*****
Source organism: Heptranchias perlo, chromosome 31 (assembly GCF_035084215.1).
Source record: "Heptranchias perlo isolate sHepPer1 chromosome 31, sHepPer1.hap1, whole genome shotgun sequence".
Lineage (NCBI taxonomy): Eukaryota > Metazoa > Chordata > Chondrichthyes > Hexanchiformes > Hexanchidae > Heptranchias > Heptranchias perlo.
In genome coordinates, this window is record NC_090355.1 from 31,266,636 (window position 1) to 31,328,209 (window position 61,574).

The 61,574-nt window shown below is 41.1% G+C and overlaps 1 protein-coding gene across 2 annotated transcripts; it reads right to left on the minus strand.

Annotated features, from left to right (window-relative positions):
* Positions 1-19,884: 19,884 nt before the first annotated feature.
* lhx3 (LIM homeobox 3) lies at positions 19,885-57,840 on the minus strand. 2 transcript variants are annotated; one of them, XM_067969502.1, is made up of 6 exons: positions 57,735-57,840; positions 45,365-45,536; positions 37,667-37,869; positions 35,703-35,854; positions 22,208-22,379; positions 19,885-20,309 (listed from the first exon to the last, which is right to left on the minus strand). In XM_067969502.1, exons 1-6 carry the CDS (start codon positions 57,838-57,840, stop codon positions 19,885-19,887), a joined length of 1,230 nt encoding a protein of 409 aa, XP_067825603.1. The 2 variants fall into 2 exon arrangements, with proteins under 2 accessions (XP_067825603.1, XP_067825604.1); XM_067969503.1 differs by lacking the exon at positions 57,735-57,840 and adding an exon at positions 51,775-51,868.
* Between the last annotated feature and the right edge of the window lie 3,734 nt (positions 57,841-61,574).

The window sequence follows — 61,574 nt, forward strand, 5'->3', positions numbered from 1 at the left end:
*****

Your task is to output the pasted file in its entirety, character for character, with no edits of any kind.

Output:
Source organism: Heptranchias perlo, chromosome 31 (assembly GCF_035084215.1).
Source record: "Heptranchias perlo isolate sHepPer1 chromosome 31, sHepPer1.hap1, whole genome shotgun sequence".
Lineage (NCBI taxonomy): Eukaryota > Metazoa > Chordata > Chondrichthyes > Hexanchiformes > Hexanchidae > Heptranchias > Heptranchias perlo.
In genome coordinates, this window is record NC_090355.1 from 31,266,636 (window position 1) to 31,328,209 (window position 61,574).

The 61,574-nt window shown below is 41.1% G+C and overlaps 1 protein-coding gene across 2 annotated transcripts; it reads right to left on the minus strand.

Annotated features, from left to right (window-relative positions):
* Positions 1-19,884: 19,884 nt before the first annotated feature.
* lhx3 (LIM homeobox 3) lies at positions 19,885-57,840 on the minus strand. 2 transcript variants are annotated; one of them, XM_067969502.1, is made up of 6 exons: positions 57,735-57,840; positions 45,365-45,536; positions 37,667-37,869; positions 35,703-35,854; positions 22,208-22,379; positions 19,885-20,309 (listed from the first exon to the last, which is right to left on the minus strand). In XM_067969502.1, exons 1-6 carry the CDS (start codon positions 57,838-57,840, stop codon positions 19,885-19,887), a joined length of 1,230 nt encoding a protein of 409 aa, XP_067825603.1. The 2 variants fall into 2 exon arrangements, with proteins under 2 accessions (XP_067825603.1, XP_067825604.1); XM_067969503.1 differs by lacking the exon at positions 57,735-57,840 and adding an exon at positions 51,775-51,868.
* Between the last annotated feature and the right edge of the window lie 3,734 nt (positions 57,841-61,574).

The window sequence follows — 61,574 nt, forward strand, 5'->3', positions numbered from 1 at the left end: